This week, doing a TSK exercise (“Going without Going”–modified to allow the ‘goer’ to remain seated, instead of walking very slowly, which for me has always invoked a struggle with balance as one foot lifts and moves through space more and more slowly). But, remaining in a comfortable seated position, I noticed an absence of the familiar tension between body and mind that is required to maintain balance while standing on one leg. This tension, a source of frustration, was something I experienced regularly during the ten years I studied Tai Chi Chuan at the Chinese Cultural Center in the 70’s and early 80’s. Also, doing yoga here and there during retreats, I dreaded the move when you put your foot on the other knee and stand there like a palm tree on the coast of Florida during the landfall of a Category 2 hurricane.
However, remaining seated, with one hand on one knee and the other hand resting on a cheek, then very slowly raising the lower hand up toward a cheek and lowering the upper hand down toward a knee–the movement becoming slower and slower–I was surprised that a single cycle up and down could effortlessly occupy 20 minutes. And during this time, a sense of movement through space and time kept continuously flowing without pause (as happens in Nature with the shifting of tectonic plates and with new growth each spring at the tips of oak branches).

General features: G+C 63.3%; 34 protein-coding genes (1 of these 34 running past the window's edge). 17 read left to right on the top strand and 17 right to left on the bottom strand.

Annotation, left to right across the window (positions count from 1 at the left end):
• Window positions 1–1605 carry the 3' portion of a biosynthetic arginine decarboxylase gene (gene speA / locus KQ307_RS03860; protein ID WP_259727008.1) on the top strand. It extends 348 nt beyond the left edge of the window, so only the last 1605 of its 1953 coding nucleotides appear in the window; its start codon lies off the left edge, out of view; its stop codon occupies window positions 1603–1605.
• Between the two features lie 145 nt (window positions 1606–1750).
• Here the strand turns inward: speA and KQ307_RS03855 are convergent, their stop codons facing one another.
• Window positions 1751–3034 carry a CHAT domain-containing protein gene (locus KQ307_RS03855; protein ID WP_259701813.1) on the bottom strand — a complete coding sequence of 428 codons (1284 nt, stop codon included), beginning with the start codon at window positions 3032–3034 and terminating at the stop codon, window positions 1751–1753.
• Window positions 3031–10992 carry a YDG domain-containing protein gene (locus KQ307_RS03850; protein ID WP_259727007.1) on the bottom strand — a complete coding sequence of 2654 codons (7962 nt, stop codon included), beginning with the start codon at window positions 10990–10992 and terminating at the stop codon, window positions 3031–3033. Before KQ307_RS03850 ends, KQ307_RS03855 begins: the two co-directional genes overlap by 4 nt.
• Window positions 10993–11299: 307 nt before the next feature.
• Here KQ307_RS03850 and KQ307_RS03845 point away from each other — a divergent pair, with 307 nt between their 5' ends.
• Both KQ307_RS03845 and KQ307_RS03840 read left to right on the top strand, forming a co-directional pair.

A spirit of slow evolution took over my body. However, my mind—freed from the tasks of physical coordination–felt unoccupied. Unused to its role as mere spectator, feeling like a ‘backseat driver’, my mind came up with a “TSK” metaphor. Free to drift, I imagined a sailboat, sometimes running free and sometimes tacking into the wind. My hands, passing one another in space, felt like a center board and rudder cutting through open space (as they used to cut through the water of the Saint Lawrence River that flows around the Island of Montreal, where I grew up); time was the wind filling the mainsail of the 14 foot Aykroyd dingy I used to sail back then. (An interesting aspect of sailing is that your boat can either ‘run free’, in the direction the wind is blowing, or ‘tack into the wind”, when the prevailing breeze pushes against the sail and the rudder and centerboard, anchored in the water, make that windward direction the only way forward.)
In life it seems that time sometimes pushes and sometimes pulls us. Although we may often feel that time is compelling us along just one track, there are times when we feel free to sail in various directions, as we respond to and embody time’s dynamic energy. And since space allows us to dig in with our intentions and engagements, we are also free to notice the waves lapping against the hull as we glide along in an afternoon’s breeze.
With the help of a bit of knowledge, with one hand on the tiller and the other on the mainsheet, making small adjustment to both (to assure that the sails are not luffing and thereby stalling our boat in the middle of the wind and water), I glide along with the mainsail as full and rounded as a teacup brimming with wind. At such times there is not even the illusion that I am in control of these forces of nature as they flow across the face of our world. I imagine a rider might feel this integration and intimacy atop his favorite horse (although my own adventures in riding, in the 70’s on Alberta ranches in the Rocky Mountain foothills, never rose to that level of harmony and comfort); as the horse’s free-running exuberance allows his rider to feel the wind in his face, the creak of the saddle and the warmth of the galloping giant beneath him.